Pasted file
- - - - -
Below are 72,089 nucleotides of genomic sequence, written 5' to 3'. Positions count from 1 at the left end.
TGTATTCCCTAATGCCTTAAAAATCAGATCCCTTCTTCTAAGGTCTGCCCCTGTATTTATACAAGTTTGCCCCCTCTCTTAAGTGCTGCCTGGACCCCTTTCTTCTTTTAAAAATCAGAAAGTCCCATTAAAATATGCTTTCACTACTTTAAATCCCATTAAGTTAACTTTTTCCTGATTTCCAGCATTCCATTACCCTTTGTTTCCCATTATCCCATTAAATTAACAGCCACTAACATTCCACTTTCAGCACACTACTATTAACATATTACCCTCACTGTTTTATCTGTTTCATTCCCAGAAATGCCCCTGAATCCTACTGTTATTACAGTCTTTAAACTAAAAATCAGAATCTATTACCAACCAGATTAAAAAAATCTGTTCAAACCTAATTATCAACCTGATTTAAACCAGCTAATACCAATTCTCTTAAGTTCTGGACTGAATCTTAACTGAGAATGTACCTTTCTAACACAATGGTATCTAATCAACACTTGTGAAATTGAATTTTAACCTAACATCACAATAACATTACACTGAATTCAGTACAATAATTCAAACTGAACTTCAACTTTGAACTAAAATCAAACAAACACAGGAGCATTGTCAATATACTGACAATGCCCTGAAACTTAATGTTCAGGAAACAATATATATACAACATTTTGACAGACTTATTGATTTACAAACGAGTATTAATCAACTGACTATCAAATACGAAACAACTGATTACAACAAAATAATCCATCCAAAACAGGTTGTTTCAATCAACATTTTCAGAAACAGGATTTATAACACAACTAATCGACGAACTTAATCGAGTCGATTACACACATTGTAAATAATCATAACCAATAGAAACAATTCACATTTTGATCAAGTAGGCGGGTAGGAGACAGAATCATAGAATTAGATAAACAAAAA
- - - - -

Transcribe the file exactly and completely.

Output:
Below are 72,089 nucleotides of genomic sequence, written 5' to 3'. Positions count from 1 at the left end.
TGTATTCCCTAATGCCTTAAAAATCAGATCCCTTCTTCTAAGGTCTGCCCCTGTATTTATACAAGTTTGCCCCCTCTCTTAAGTGCTGCCTGGACCCCTTTCTTCTTTTAAAAATCAGAAAGTCCCATTAAAATATGCTTTCACTACTTTAAATCCCATTAAGTTAACTTTTTCCTGATTTCCAGCATTCCATTACCCTTTGTTTCCCATTATCCCATTAAATTAACAGCCACTAACATTCCACTTTCAGCACACTACTATTAACATATTACCCTCACTGTTTTATCTGTTTCATTCCCAGAAATGCCCCTGAATCCTACTGTTATTACAGTCTTTAAACTAAAAATCAGAATCTATTACCAACCAGATTAAAAAAATCTGTTCAAACCTAATTATCAACCTGATTTAAACCAGCTAATACCAATTCTCTTAAGTTCTGGACTGAATCTTAACTGAGAATGTACCTTTCTAACACAATGGTATCTAATCAACACTTGTGAAATTGAATTTTAACCTAACATCACAATAACATTACACTGAATTCAGTACAATAATTCAAACTGAACTTCAACTTTGAACTAAAATCAAACAAACACAGGAGCATTGTCAATATACTGACAATGCCCTGAAACTTAATGTTCAGGAAACAATATATATACAACATTTTGACAGACTTATTGATTTACAAACGAGTATTAATCAACTGACTATCAAATACGAAACAACTGATTACAACAAAATAATCCATCCAAAACAGGTTGTTTCAATCAACATTTTCAGAAACAGGATTTATAACACAACTAATCGACGAACTTAATCGAGTCGATTACACACATTGTAAATAATCATAACCAATAGAAACAATTCACATTTTGATCAAGTAGGCGGGTAGGAGACAGAATCATAGAATTAGATAAACAAAAA